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A day after cutting $947 million and ruling 70 budget items "unenforceable," Gov. Gretchen Whitmer laid out her priorities for a supplemental budget that she hopes could patch holes in the nearly $59 billion budget and repair relations with the GOP-led Legislature.

“I can only clean up so much of this unilaterally,” Whitmer said.

But Republican legislative leaders said Wednesday they consider the budget done, although the Senate majority leader left the door open for a supplemental bill if the governor told them what she had mistakenly line-item vetoed.

Whitmer did not give a potential dollar amount for the potential supplemental, but said the Legislature's one-time $400 million allocation to roads "cobbled together" from varying department budgets is largely equal to what's needed in a supplemental budget. The governor vetoed $375 million of the extra road aid allocation Tuesday and transferred the remaining $25 million to public transit. 

The supplemental priorities detailed by the Democratic governor Wednesday included increased funding for prisons, cyber security, health and human services, literacy and skills gap programs. Funding those budgets are Whitmer's first priorities, budget office spokesman Kurt Weiss said, but a supplemental budget bill could restore many of the 147 items vetoed.

“We’ve got to put our differences aside and get back to negotiating these fundamentals,” Whitmer said, noting she is working with Sen. Curtis Hertel Jr. to construct language for the basis of the supplemental.

But the Democratic governor will meet resistance from House Speaker Lee Chatfield when she meets Thursday with legislative leaders. Chatfield, R-Levering, told WJR’s Frank Beckmann on Wednesday that he considered the budget finished.

"After three weeks of not hearing from her on budget negotiations, she went to the media with her demands," said Chatfield spokesman Gideon D’Assandro following Whitmer's press conference.

"The speaker has not seen her list. But he is shocked she is using children’s safety, road repairs, veterans benefits and people with autism as political pawns for leverage to help her get her pet projects and a gas tax hike."

Senate Majority Leader Mike Shirkey agreed Wednesday.

"The budget is done," said Shirkey, R-Clarklake, but if the governor "thinks that she made a mistake with her red pen she can let us know which ones she'd like to have back."

All options are on the table going forward, including giving the nearly $1 billion in vetoed money back to taxpayers, he said.

"If the money is available and not being deployed, I think that is one of the most responsible things we could do," Shirkey said.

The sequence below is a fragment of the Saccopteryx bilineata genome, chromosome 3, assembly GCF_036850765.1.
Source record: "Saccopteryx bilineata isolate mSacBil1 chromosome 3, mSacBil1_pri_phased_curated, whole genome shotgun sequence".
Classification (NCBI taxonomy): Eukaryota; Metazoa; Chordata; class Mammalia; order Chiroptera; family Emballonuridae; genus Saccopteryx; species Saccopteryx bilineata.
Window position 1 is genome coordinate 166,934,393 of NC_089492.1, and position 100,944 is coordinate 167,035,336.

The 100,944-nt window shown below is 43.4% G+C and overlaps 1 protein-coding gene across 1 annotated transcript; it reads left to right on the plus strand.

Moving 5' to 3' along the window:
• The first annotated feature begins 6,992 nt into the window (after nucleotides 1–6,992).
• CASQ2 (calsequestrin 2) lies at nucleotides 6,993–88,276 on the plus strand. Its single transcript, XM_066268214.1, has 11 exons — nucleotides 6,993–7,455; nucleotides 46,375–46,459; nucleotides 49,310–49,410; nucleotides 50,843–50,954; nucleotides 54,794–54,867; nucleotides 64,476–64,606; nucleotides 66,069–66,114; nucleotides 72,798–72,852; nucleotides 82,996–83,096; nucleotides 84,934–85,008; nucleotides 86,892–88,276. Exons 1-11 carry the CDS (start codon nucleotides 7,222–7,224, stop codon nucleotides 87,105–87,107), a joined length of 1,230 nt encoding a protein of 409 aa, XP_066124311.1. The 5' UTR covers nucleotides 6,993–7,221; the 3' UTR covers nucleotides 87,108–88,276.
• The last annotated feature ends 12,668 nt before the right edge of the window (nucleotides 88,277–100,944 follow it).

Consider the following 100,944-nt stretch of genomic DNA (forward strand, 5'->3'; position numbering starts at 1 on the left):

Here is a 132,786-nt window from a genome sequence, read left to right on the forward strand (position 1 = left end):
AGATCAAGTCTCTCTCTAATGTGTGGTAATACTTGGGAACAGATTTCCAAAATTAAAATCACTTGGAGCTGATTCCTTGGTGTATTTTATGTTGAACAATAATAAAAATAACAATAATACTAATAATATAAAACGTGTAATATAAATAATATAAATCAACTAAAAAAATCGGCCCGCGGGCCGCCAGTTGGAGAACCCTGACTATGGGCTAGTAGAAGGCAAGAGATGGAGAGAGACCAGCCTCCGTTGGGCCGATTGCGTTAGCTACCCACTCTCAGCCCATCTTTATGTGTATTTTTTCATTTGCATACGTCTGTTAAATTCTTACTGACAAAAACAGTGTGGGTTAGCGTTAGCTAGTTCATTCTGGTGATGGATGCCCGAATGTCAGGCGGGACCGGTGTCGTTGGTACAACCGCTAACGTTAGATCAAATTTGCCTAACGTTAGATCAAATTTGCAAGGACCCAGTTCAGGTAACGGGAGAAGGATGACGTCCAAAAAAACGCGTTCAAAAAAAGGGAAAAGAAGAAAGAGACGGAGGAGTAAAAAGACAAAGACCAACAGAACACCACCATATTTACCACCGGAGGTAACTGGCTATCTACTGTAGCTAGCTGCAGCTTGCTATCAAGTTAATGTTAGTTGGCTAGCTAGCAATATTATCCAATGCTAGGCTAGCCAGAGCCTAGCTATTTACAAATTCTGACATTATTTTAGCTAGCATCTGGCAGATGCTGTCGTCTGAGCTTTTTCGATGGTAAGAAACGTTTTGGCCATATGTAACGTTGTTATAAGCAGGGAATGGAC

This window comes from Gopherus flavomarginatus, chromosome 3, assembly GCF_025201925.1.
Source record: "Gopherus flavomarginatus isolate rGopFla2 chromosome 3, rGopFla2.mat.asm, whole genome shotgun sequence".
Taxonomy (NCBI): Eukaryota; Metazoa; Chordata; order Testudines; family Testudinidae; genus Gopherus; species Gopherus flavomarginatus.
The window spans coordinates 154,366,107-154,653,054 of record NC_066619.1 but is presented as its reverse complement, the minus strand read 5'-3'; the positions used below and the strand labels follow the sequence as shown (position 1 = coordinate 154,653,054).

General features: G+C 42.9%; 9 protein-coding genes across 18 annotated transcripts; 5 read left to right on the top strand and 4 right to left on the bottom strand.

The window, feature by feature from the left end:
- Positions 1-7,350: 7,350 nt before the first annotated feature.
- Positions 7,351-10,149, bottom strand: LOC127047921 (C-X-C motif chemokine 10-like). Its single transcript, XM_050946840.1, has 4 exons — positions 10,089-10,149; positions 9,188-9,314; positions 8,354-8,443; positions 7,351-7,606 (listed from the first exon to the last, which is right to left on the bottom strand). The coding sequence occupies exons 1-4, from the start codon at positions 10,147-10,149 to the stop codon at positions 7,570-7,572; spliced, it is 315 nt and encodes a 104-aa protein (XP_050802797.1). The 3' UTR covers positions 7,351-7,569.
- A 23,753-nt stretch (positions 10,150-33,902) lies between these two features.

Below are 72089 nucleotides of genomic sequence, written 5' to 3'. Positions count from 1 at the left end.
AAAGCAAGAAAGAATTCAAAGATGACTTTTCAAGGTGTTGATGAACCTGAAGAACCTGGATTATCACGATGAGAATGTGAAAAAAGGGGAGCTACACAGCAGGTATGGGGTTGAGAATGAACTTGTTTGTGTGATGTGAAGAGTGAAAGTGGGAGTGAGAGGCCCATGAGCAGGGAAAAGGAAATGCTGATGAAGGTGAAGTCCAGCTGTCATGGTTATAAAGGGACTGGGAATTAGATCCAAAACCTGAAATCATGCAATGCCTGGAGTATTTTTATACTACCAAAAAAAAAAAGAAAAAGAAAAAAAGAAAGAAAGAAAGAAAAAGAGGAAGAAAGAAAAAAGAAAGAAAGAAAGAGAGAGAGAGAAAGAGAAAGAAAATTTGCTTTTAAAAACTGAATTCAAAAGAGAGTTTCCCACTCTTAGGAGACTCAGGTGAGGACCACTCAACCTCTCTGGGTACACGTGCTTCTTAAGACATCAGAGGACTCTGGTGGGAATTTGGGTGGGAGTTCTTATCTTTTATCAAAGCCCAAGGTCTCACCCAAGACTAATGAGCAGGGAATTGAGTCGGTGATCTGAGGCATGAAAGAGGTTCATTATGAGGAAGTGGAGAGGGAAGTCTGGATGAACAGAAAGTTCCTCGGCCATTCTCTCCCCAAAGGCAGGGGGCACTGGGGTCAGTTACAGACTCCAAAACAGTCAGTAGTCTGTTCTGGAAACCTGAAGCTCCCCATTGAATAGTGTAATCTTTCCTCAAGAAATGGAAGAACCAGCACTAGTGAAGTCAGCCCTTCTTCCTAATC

With the line-item vetoes, the fiscal year 2020 budget ended up being $58.95 billion, about 1.6% lower than the $59.9 billion plan approved by the Legislature and more than 2% less than the $60.2 billion initially proposed by Whitmer.

'Budget is not finished'

Lawmakers understandably "have some strong feelings" about the actions the governor took Tuesday, but legislators' work on the state budget is not finished, said Hertel, D-East Lansing. 

"There's been trust broken on both sides and it's going to be hard to trust each other for a while," Hertel said. "But we have a responsibility to the Michigan people to actually get back to the table and work together to solve this problem."

A lot of people are going to feel the effects of Whitmer’s budget cuts, Chatfield told Beckmann after the WJR radio host asked about a $1 million line-item veto Whitmer made to the Autism Alliance of Michigan and how he felt as the parent of a child with autism.

But the speaker indicated that the time to negotiate on the budget was in September, when he and House Democrats struck bipartisan spending deals in Whitmer’s absence.

While Whitmer’s budget vetoes and transfers have drawn criticism for rural-focused and northern Michigan-targeted cuts in an attempt to leverage Republicans in those districts, her veto pen also jettisoned some items that are largely uncontroversial and, in some cases, bipartisan. 

Among the vetoes were $14.8 million to county jails, $15 million in grants to address chemical contaminants at municipal airports, a one-time $750,000 allocation to an opioid transitional housing program, $37.5 million for the Pure Michigan campaign and $37.2 million for the Going Pro skilled work training program.

Other vetoes axed $175,000 in one-time refugee assistance, $24 million for rural hospitals, $95 million in increased Medicaid reimbursements to rural hospitals, $4 million for county veterans services and $10 million for school emergency phone system grants.